Broken Rocks and Bare Feet
This isn't where I expected to be. My version of myself, my life, didn't have this. —Ram Dass (after his stroke)
I am the chaplain at The Salvation Army Addiction and Residential Centre, Edmonton, Alberta, where I have been working for the last three and a half years.
The woman I have known and loved for 38 years, my wife for 33 of those years, started developing “something” that seemed to begin with the onset of Bell’s Palsy at the end of May 2012. We took the nine-month journey (aka - trek on broken rocks in bare feet) to try to discover what was going on. We endured tests, procedures, assessments, appointments and plenty of time waiting. I have watched Heather change physically, emotionally, cognitively and relationally. I have to help her down the stairs. I have to cue and remind her of every small thing, watch and listen to her struggle for words and see confusion and fear wash across her face. We received huge prayer support from various churches, individuals and organizations but nothing could seemingly change the fact that my wife was fading. So, feeling sorry for myself, the quote from Ram Dass fit.
One weekend, our daughter, Kait, and family descended on our home. While they went skiing, Heather and I were left with four-year-old Cora. I was cleaning up in the kitchen and Cora wanted stories. I told her that I would read her stories as soon as I finished, but she then asked Nana to read instead. I listened to Heather’s slurred speech making even that simple story almost unintelligible and I stood at the sink and cried. Once I had composed myself, I looked in to see Cora snuggled up close to her Nana, listening intently, watching the pictures, soaking up the time. I was reminded of what I had read earlier that day from Mark 10:15: “I tell you the truth, anyone who will not receive the kingdom of God like a little child will never enter it.” Cora was receiving whatever she could from Nana. She could not really understand all of what Heather was saying, but she did not need to. She just needed to accept it, knowing that Nana loved her.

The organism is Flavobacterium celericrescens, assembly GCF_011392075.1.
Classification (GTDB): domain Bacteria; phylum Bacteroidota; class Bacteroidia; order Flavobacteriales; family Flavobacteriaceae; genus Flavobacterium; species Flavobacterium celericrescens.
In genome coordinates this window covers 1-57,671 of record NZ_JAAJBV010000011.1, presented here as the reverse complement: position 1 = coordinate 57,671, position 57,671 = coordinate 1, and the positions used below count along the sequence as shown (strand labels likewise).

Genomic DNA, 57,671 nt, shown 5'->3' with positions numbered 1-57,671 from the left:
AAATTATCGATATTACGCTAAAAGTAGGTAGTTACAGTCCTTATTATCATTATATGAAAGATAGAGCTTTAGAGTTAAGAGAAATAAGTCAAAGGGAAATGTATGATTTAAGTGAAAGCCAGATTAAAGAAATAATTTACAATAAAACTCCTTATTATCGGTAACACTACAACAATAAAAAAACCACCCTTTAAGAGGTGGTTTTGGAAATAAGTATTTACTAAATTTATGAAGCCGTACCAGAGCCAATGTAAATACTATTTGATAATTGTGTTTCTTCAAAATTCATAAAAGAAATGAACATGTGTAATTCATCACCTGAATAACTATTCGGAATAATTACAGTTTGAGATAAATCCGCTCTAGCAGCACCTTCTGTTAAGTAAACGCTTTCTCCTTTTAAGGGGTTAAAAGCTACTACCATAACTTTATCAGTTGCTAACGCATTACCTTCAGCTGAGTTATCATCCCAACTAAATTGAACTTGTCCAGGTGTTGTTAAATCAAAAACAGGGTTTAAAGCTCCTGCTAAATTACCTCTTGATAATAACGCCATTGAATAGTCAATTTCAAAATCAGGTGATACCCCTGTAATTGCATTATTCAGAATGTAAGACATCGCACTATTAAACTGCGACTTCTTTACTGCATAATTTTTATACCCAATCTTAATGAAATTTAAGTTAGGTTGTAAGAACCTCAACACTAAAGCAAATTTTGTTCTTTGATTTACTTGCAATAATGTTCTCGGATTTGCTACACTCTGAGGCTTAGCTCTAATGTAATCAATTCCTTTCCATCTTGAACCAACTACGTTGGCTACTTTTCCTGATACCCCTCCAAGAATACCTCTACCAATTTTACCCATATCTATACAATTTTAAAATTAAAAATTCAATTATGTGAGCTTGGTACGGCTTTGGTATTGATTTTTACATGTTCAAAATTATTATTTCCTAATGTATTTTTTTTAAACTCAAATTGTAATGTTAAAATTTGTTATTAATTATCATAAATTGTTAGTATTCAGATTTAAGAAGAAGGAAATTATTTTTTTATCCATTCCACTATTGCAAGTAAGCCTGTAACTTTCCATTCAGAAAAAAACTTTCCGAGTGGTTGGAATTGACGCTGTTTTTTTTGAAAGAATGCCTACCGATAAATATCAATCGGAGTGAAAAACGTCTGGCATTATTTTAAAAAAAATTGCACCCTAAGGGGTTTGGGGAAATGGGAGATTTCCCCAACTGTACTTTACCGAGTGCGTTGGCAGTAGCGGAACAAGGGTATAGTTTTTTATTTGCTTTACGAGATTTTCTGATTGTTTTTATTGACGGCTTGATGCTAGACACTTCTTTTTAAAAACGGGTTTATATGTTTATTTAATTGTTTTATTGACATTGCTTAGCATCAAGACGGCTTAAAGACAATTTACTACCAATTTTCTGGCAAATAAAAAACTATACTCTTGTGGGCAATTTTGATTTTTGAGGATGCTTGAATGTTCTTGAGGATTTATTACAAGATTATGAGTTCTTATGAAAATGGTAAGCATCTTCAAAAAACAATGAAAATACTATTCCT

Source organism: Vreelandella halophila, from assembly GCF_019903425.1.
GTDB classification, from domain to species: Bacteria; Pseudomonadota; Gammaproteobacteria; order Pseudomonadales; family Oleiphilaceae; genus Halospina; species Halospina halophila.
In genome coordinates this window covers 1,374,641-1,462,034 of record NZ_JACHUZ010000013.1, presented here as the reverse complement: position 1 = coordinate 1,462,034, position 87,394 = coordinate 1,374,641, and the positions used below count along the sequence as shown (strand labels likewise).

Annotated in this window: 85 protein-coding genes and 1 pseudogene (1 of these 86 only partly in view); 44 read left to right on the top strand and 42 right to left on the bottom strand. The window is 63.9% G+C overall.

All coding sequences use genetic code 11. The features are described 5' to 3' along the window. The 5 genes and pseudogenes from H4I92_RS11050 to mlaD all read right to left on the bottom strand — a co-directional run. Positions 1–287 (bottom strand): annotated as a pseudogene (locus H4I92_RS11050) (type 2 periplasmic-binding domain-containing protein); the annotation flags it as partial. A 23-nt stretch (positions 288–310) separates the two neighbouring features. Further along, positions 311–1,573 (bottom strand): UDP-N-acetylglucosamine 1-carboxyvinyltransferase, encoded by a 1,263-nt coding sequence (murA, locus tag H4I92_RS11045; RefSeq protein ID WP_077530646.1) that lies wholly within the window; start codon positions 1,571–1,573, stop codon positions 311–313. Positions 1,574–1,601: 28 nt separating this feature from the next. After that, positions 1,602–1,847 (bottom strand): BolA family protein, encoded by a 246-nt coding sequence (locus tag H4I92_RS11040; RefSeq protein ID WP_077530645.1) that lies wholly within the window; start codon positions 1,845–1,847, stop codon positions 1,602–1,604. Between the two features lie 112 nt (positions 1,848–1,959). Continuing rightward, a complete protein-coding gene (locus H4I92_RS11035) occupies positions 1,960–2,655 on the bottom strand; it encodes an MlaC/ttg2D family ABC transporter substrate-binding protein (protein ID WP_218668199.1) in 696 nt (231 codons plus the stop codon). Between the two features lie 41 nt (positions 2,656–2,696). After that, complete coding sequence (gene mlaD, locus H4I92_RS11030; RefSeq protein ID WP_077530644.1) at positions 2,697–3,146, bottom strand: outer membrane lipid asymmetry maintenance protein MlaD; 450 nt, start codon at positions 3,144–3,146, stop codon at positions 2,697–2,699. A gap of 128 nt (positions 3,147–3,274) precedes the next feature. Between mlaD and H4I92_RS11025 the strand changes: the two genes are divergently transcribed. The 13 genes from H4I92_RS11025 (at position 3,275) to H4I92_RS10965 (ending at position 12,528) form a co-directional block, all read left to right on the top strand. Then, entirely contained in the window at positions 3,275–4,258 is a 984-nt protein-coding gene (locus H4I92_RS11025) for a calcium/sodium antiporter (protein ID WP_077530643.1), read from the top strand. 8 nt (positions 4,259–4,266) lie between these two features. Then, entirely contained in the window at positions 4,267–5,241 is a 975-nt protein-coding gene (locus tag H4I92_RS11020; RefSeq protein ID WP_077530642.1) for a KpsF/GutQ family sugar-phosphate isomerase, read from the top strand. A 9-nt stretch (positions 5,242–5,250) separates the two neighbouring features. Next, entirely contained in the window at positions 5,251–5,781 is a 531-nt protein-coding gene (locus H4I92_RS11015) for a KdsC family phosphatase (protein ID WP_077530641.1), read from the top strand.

As I considered the lesson that Cora taught me, I looked at the other things that have happened that I did not have in my version of life. I did not see myself working with addicts and alcoholics, and loving it. I did not see the numerous men I have talked to, counselled, taught, prayed for and led to Christ. I did not see the 50+ men who completed the six-month addiction program, or the good number who still maintain contact and give credence to the continuing impact of the changes taking place in their lives. God has been there: causing my sisters to question, in a good way, their views of God; drawing various churches and individuals together to pray; encouraging growth in me.
We finally have a diagnosis. Heather has frontotemporal dementia. She is 52. I do not know what God’s version of our lives will be from day to day, but maybe, just maybe, I will be able to echo with Job “shall we accept good from God and not trouble?” In recent days, I have read about Jesus in the garden. “My soul is overwhelmed with sorrow to the point of death.” “Abba Father … everything is possible for you. Take this cup from me. Yet not what I will but what you will” (Mark 14:34,36).
No, I do not know what is ahead, but I am counting on the continuing faithfulness of God to see us both through.
—Art Peterson was a heavy-duty mechanic for 24 years before entering into a Master of Divinity program in Pastoral Counselling at Taylor Seminary. After completing an “apprenticeship” in chaplaincy at the Royal Alexandra Hospital he took a position at the Salvation Army Addiction and Residential Centre in Edmonton, AB. Heather and Art have two adult children and five grandchildren.